The activities on the reserve are hugely varied, from Bush Clearing, Elephant Population Monitoring, to Controlled Land Burning. Your hands on involvement with conservation activities means things could get messy! Think tracksuit bottoms, old clothing and waterproofs. The ongoing sustainability projects often see volunteers painting classrooms and crèches, so a set of paint-friendly clothing is advised.
Although evenings are usually spent round the fire or in the accommodation facilities, it’s wise to bring a torch! Whilst notepads and water bottles are essentials, bird-spotting guides are useful tools to have – whether to impress the rangers or to get a scope of potential bird life in the area. Stock up on home comforts – a shop visit usually happens every Friday during community outreach projects, but you’ll be in the middle of a beautiful game reserve the rest of the time!
The weekends on the reserve are yours! The location of the reserve means there are so many wonderful opportunities at your doorstep to really make the most of your visit. Operating on the neighbouring reserve Addo Elephant Park, Criss Cross Adventures offers Addo Safari tours, Quad Biking and River Safaris to name but a few of their wonderful activities. Other popular activities have included trips to Bloukran’s Bridge Bungee, the world’s highest commercial bungee jump, Shark Diving, Sandboarding, trips to the historical Grahamstown, and Fishing tours at Addo.
Groups of volunteers often want to attend the same activities, so it’s not essential that you have something planned before your trip. Talk to volunteers about their ideas for weekends, get a plan in motion and arrange taxi shares with the admin team!
The rangers have a miraculous, encyclopedic knowledge of the ecosystem. Ask them questions about the animals you see, the reasons for performing a particular conservational activity, how the reserve operates, future directions for conservation etc. They are some of the most informed people on these matters, and are always happy to have interested volunteers!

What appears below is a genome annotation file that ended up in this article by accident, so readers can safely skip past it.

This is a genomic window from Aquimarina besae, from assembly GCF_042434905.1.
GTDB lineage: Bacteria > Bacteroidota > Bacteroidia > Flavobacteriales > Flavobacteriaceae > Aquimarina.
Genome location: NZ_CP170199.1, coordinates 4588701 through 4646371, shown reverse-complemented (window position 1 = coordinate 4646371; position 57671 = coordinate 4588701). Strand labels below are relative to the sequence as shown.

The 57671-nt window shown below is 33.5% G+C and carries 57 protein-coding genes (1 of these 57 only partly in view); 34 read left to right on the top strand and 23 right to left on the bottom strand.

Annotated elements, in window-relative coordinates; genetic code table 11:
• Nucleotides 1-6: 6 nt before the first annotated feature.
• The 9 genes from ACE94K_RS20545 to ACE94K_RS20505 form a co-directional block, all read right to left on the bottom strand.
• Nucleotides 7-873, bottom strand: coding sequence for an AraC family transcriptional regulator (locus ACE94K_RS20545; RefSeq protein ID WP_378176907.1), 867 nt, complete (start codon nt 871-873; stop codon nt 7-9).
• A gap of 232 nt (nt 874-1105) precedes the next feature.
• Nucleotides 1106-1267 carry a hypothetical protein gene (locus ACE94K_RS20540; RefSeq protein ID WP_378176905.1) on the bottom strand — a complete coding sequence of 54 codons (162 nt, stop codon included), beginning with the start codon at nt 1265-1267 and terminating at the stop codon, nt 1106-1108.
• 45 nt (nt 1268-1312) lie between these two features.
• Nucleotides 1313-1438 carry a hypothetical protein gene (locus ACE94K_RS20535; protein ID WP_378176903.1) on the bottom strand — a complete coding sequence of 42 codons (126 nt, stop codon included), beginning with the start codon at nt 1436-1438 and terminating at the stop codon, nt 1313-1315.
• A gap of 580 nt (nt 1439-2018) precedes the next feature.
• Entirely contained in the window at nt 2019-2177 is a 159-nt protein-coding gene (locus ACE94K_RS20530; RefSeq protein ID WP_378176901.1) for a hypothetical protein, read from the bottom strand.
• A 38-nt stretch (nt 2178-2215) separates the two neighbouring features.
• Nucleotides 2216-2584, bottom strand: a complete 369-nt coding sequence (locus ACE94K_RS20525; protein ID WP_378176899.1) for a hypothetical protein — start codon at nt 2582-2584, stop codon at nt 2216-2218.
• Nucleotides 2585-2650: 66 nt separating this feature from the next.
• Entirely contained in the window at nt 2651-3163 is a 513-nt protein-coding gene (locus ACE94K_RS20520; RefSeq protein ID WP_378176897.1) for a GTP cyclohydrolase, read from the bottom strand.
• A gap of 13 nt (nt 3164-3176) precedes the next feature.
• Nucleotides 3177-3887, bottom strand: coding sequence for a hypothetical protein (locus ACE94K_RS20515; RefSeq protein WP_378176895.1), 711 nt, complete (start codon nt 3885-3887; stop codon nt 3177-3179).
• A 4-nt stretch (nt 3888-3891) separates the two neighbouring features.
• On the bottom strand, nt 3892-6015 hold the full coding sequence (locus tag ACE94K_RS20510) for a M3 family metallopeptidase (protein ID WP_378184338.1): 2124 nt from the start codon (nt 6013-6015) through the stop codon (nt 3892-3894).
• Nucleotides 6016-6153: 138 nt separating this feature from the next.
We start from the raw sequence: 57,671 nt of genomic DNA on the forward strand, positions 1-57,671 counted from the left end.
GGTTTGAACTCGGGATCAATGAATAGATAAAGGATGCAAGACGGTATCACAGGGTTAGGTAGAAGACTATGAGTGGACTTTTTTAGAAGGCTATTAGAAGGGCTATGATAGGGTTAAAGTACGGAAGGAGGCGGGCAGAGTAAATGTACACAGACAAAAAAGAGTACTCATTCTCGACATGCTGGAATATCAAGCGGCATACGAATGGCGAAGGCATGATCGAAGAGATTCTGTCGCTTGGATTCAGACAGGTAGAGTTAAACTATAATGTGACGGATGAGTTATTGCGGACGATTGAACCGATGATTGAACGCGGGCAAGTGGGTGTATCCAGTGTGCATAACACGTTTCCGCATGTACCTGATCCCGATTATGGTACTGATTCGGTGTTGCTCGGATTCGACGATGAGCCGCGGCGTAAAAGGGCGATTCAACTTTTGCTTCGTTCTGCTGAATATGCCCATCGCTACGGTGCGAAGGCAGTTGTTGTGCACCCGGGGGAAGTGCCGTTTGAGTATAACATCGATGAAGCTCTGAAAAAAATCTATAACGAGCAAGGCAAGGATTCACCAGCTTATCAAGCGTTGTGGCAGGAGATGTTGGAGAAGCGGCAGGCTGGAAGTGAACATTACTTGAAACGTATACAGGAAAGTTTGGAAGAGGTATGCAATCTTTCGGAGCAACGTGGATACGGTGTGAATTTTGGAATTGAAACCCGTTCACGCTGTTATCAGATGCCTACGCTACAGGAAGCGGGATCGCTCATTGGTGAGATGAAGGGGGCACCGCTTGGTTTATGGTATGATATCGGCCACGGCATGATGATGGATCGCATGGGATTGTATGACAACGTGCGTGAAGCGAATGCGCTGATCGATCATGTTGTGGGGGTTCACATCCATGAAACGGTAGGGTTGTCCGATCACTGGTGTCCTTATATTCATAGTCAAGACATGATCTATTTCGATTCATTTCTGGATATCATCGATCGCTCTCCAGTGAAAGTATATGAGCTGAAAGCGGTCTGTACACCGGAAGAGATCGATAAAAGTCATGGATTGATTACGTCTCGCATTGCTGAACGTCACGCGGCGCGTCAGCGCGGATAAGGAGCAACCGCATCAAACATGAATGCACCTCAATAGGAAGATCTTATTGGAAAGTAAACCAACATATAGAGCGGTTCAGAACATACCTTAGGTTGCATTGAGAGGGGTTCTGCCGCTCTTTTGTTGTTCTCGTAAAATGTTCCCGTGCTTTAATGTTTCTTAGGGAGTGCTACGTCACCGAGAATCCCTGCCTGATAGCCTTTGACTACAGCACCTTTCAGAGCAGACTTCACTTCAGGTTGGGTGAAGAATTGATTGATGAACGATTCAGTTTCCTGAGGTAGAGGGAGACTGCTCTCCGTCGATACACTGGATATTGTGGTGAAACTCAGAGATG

More of our participants are writing blogs documenting their activities on the project. This is a great way to consolidate and remember the things you got up to on your trip! If you do decide to write a blog, it works well for conservation! What better way to bring in new volunteers than to have a volunteer’s insight into the project. Get creative, a blog doesn’t have to be a synopsis or any particular length!
No amount of photos is too many to remember your trip. You’ll see some wonderful wildlife and make some great memories so take as many photos as you can! A good camera is advised, even better if it has video settings. We’re always looking for volunteers to show us their best wildlife photos, and hold frequent, themed competitions for budding wildlife photographers on our Facebook page.
In the winter months the South African climate tends to play tricks on travellers. Whilst it may look warm and sunny in photographs, it can get very cold and windy sitting on the back of a land cruiser in mornings and evenings. Fleeces and a warm coat are highly recommended.
The beauty of the project is the dynamic nature of the activities you’ll get up to. As we say, wildlife has no agenda. Volunteer involvement with ongoing projects and sporadic Veterinary assistance can see participants involved in a huge range of activities. This is something that previous volunteers have always found interesting about the reserve, so throw yourself into each activity with an open mind.
Developing a dialogue between reserves and the global community is crucial for conservation. You as volunteers are the best sources of photos, videos, blog posts, opinion pieces – share your experiences with the world! We’re always keen to hear your expectations and preparations for the trip, as well as seeing your photo and video content for the generation of awareness on social media.
Spread the word about your experiences and the exciting opportunities for sustainability related projects! The conservation community can grow hugely by word of mouth, and raising awareness with friends and family can help the community to achieve its goals in wildlife preservation.
South Africa boasts some of the most wonderful scenery and culture in the world. Volunteers often integrate their projects with trips down the Garden Route, adventures in Storms River and stays in Port Elizabeth to name but a few wonderful opportunities.
If you are in need of any more information, fill out the contact form and ask your questions below – one of our friendly team will soon be in touch to respond to your queries!